Paper Presented to the First Annual New Year School of the ITUC (Africa), Lome/Togo, 10th -14th January 2011.
I am happy to be part of the initiation of the idea of an annual NEW YEAR SCHOOL for the pan-African organization of Trade Unions, the ITUC, here in Lome. It will provide a forum for Trade Unionists to share ideas and discuss themes and topics of interest to them as members of organized labour in Africa today. The challenges faced are many and varied, but our education on the issue of the origins and role of labour in African history is crucial for our appreciation of the challenges of the present. I have elected to link in my discussion labour and language because these two historical realities of African society have been closely intertwined from the depths of time. Introduction.
FOREWORD: The core responsibility of every government is to ensure adequate social protection for the citizens. Social protection may take various forms but, generally speaking, it refers to the support provided in the form of income or benefits to the poor, vulnerable and socially-excluded in society with the aim of enhancing their capacity to protect themselves against social and economic risks such as loss of income, illness, death, and other such contingencies. Thus, social protection embraces both social security and social welfare policies and measures such as social assistance for the elderly, support for children and the disabled, as well as interventions aimed at empowering individuals or groups to earn income through employment or self-employment.
The majority of Africa’s nearly one billion people live in poverty, destitution and squalor. Africa’s poor and destitute are mostly found in the rural areas where they are engaged in agriculture and other informal economic activities. Many of them rely on the complex traditional social network for social protection. But the continued weakening of extended family support in the face of harsh economic realities as a result of neo-liberal globalisation and rapid rate of urbanization means many people including children, the elderly and the disabled, are left to struggle for survival.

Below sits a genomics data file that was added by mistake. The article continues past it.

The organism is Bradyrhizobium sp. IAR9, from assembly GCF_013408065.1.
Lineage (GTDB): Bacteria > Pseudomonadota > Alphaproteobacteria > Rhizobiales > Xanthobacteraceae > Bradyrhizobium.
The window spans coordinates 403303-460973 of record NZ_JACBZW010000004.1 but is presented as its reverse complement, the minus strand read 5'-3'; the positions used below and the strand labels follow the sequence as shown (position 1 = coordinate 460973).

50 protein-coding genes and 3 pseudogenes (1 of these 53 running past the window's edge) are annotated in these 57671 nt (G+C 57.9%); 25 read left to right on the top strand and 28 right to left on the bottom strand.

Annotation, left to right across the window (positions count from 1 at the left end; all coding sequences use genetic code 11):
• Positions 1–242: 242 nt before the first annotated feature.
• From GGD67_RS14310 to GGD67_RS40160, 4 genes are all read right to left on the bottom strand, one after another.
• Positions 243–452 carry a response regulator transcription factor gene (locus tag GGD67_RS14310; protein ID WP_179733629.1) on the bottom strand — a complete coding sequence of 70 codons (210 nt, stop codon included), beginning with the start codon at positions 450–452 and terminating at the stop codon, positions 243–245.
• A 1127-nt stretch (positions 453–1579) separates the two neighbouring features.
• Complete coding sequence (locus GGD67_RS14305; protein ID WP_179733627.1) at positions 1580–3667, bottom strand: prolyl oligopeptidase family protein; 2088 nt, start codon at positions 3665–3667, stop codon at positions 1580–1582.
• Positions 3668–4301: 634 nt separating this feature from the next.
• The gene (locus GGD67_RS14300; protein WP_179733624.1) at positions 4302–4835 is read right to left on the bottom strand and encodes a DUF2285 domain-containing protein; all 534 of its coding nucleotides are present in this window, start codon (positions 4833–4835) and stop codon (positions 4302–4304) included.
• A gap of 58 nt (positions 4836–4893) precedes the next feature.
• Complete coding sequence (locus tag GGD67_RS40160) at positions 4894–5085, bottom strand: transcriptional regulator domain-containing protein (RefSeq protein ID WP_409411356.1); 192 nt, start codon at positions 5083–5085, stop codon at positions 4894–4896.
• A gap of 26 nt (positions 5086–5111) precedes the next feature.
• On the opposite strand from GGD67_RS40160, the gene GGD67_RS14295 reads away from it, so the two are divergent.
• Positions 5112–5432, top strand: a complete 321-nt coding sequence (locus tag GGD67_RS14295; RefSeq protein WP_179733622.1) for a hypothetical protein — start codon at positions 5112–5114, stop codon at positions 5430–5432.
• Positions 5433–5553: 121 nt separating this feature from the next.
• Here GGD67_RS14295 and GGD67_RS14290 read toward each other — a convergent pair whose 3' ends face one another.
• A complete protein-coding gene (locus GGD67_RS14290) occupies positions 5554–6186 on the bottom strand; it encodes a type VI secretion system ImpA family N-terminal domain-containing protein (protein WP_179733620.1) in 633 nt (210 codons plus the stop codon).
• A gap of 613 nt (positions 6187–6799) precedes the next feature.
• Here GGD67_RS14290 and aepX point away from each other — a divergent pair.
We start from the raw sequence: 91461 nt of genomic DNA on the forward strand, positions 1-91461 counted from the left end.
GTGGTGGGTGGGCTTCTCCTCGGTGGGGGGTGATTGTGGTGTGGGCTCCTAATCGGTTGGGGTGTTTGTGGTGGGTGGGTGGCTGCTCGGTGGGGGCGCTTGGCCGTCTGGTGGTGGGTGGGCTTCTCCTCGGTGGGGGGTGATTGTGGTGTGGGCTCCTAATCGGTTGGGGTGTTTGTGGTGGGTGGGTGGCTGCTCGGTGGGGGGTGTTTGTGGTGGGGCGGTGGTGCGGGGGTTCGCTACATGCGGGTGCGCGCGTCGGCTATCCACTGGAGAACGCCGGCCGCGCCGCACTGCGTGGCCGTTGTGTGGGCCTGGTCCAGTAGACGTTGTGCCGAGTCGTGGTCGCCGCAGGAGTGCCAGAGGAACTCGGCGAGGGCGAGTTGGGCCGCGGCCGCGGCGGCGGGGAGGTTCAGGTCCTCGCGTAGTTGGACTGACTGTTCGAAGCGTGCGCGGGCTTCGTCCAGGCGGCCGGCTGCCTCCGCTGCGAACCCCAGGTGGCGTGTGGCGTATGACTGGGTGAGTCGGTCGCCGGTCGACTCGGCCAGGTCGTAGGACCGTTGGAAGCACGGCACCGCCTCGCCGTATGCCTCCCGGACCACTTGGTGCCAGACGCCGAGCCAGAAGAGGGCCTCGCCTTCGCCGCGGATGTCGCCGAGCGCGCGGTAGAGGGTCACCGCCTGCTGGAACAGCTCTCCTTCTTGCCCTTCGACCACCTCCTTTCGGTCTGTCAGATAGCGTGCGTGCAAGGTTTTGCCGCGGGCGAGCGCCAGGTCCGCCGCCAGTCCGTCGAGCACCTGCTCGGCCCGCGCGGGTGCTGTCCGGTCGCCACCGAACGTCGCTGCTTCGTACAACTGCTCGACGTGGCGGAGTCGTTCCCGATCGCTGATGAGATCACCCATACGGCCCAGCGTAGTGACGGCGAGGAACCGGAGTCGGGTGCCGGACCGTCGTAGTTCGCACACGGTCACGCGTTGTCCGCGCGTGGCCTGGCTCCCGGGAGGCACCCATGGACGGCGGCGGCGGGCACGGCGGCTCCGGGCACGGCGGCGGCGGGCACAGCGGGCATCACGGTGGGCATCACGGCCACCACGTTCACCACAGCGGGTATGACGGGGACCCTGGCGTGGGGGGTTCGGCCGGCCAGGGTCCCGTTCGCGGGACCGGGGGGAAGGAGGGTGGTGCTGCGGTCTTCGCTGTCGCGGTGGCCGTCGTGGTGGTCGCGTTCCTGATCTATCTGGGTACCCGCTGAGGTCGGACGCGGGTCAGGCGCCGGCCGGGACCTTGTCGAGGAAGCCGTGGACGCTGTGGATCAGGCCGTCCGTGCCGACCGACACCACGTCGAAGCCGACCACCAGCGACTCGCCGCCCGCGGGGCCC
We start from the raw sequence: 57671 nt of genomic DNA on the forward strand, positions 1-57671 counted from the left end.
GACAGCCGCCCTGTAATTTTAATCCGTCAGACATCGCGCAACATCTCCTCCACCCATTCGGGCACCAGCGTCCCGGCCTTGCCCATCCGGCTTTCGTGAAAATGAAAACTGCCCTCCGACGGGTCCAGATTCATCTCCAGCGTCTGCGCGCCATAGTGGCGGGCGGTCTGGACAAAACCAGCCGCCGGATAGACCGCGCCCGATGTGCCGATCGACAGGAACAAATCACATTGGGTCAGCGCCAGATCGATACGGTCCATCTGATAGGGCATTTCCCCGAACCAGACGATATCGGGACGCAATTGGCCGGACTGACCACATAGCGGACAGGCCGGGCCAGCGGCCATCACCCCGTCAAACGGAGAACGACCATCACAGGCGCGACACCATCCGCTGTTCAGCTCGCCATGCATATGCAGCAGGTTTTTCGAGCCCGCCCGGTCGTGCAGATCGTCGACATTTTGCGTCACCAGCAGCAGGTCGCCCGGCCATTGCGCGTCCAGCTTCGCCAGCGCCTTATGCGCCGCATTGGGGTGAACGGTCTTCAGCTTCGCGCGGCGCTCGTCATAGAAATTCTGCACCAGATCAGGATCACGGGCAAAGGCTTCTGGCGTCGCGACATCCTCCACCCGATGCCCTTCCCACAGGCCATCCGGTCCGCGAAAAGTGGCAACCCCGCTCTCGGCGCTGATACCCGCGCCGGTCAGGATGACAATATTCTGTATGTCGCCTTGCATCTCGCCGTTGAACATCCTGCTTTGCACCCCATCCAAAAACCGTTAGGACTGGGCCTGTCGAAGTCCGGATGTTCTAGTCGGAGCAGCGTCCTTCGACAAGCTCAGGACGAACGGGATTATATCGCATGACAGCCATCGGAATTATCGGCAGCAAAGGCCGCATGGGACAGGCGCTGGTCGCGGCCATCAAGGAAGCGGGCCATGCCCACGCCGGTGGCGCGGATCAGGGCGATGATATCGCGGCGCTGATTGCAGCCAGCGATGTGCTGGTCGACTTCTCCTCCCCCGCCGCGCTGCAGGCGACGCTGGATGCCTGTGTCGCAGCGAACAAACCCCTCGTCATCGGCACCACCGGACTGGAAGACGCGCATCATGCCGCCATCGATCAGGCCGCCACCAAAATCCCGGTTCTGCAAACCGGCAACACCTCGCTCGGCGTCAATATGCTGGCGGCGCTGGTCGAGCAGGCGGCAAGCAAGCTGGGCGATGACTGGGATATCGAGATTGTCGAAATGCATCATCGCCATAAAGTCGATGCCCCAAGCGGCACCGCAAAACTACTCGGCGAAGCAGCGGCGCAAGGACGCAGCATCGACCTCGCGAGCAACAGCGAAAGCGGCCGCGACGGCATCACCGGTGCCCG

Today, after many years of relatively high economic growth in Africa, the majority of the African people still lack social protection. In most African countries, social protection exists for only a tiny fraction of the population working in the formal segment of the economy including those employed in the public sector and a few others in the private formal sector. Thus, the sections of the population who desperately need social protection are those who do not have access to it.
Public officials are often ready with answers such as "we do not have enough resources to provide social protection". But recent studies have shown that every government, including those in Africa, can provide social protection for the most vulnerable people in society - children and the elderly, if they get their priorities right. It is also well known that governments never get their priorities right if civil society is apathetic about the public choices made by their governments. In societies where civil society organizations can pile up pressure on governments public choices are made according to the needs of the society. This is where the role of trade unions becomes crucial.
In almost all African countries, the trade union movement is among the most visible civil society organizations with some amount of leverage on public policy choices. Unions must, therefore, ensure that a significant portion of public resources is committed to the provision of social protection for the most vulnerable in society. The ILO Convention 102 (1952) - the Social Security (Minimum Standards) Convention 102 (1952) provides a good guide for the provision of social protection. Unions must join hands with other civil society organisations to ensure that social protection becomes a priority for governments across Africa.